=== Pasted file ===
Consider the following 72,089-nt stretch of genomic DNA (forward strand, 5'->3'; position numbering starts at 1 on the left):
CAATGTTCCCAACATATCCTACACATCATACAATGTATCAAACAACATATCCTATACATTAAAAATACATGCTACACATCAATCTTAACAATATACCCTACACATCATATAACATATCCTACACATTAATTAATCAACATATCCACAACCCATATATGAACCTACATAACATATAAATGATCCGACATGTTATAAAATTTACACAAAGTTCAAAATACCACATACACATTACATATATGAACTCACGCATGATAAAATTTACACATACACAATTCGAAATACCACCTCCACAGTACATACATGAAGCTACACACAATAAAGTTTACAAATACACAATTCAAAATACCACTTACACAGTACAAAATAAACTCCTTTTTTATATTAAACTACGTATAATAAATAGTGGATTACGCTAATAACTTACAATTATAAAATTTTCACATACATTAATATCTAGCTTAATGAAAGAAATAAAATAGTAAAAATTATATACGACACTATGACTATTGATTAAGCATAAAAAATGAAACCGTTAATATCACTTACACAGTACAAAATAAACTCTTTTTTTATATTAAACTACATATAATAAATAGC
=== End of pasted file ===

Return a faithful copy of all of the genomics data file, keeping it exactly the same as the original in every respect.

Consider the following 72,089-nt stretch of genomic DNA (forward strand, 5'->3'; position numbering starts at 1 on the left):
CAATGTTCCCAACATATCCTACACATCATACAATGTATCAAACAACATATCCTATACATTAAAAATACATGCTACACATCAATCTTAACAATATACCCTACACATCATATAACATATCCTACACATTAATTAATCAACATATCCACAACCCATATATGAACCTACATAACATATAAATGATCCGACATGTTATAAAATTTACACAAAGTTCAAAATACCACATACACATTACATATATGAACTCACGCATGATAAAATTTACACATACACAATTCGAAATACCACCTCCACAGTACATACATGAAGCTACACACAATAAAGTTTACAAATACACAATTCAAAATACCACTTACACAGTACAAAATAAACTCCTTTTTTATATTAAACTACGTATAATAAATAGTGGATTACGCTAATAACTTACAATTATAAAATTTTCACATACATTAATATCTAGCTTAATGAAAGAAATAAAATAGTAAAAATTATATACGACACTATGACTATTGATTAAGCATAAAAAATGAAACCGTTAATATCACTTACACAGTACAAAATAAACTCTTTTTTTATATTAAACTACATATAATAAATAGC